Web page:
Across the globe, young people are paying attention to what is happening at the COP16 climate negotiations in Cancun, Mexico. They are the “climate generation” — the ones who are going to have to live with our climate legacy, our tendency to prevaricate and our collective global failure to act sooner. The hope is that we will see substantive progress in Cancun towards an internationally binding agreement.
This hope was echoed by a group of 30 young climate champions (from Japan, Korea, Thailand, Indonesia, Australia and Vietnam) who met in Vietnam on 22-26 November 2010 and who called on the leaders of the world to stop talking and take action on climate change.
They were brought together by the British Council Climate Generation Project in a workshop that focused on green business and entrepreneurship, aimed to help participants develop their green projects through project management and leadership skills training, as well as interaction with experts in the field.
What can the climate generation do?
To begin with, business as usual is not an option. These young people are green entrepreneurs and they are all developing “cool” projects aimed at addressing climate and sustainability issues in their community.
These young people are green entrepreneurs and they are all developing cool projects aimed at addressing climate and sustainability issues in their community.
For instance, Syuichi Ishibashi from Japan has developed an impressive energy literacy project to help monitor on-line energy use at home. Other projects include a factory making furniture from recycled materials in Thailand; a community based conservation project (link in Indonesian) near Lake Buret in Tulungagung, East Java; a green fashion show in Korea; and a project aimed at developing smart grid systems in Vietnam.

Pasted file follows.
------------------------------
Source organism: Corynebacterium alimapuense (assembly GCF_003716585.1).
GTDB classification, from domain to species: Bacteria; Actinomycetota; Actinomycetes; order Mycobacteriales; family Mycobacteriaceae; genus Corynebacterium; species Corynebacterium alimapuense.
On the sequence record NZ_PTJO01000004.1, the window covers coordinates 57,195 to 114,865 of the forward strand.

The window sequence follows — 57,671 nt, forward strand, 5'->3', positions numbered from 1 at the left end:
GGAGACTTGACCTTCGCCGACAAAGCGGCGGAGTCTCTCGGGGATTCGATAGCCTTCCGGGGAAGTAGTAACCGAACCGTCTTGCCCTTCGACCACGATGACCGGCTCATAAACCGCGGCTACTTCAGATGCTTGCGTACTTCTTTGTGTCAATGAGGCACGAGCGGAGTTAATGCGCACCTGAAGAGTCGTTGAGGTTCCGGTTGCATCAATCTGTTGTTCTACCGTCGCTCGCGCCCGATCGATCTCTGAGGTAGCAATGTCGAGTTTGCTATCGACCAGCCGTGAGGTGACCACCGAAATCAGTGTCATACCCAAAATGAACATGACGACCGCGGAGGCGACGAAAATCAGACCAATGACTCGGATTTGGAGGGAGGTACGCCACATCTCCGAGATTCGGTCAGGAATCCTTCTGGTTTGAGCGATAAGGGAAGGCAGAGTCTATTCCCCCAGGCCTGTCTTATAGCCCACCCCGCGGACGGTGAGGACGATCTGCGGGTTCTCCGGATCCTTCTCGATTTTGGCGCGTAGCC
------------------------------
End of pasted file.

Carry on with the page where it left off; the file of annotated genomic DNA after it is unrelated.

Young leaders can make a difference
Siti Nur Alliah, a British Council Climate Champion from Indonesia, is tackling a burning issue in the heart of Indonesia’s countryside in a quest to reverse climate change and lift a community out of poverty. As a community organiser, Alliah was keenly aware that farmers in Sekonyer village, central Borneo, remained poor no matter how much they burned surrounding forest to expand their farmland.
“Tragically, no matter how many resources are exploited, they are still considered as a community living under the poverty line,” she said.
So Alliah decided to see if there were more environmentally friendly agriculture methods that would have the added benefits of raising the quality and quantity of farm yields. The result was the Forest Farming project, which works with villagers in Sekonyer to expand their knowledge of agriculture to find better ways of managing their land.
Alliah says the project depended on cultivating local knowledge, encouraging the community to take action and fostering commitment in the village to sustained involvement. She says the great willingness of the indigenous people to work with her and her team to change their farming practices is a real sign that they are making a difference.
Climate Champion Hiroki Fukushima is part of a network of Japanese students who have issued the Climate Campus Challenge to educational institutions throughout the country. To help cut the education sector’s emissions of greenhouse gas, the students encourage universities to use renewable energy sources, retrofit campus buildings and buy green products. They then rank the colleges according to their success.
“We made an environmental survey of 334 universities and assessed them according to criteria, such as energy consumption per student, reduction in energy consumption, climate change policies, climate education for students and unique initiatives,” Hiroki said. “We published an Eco University Ranking and awarded certificates to universities with good environmental policies and activities, and organised a seminar to promote universities with good practice.”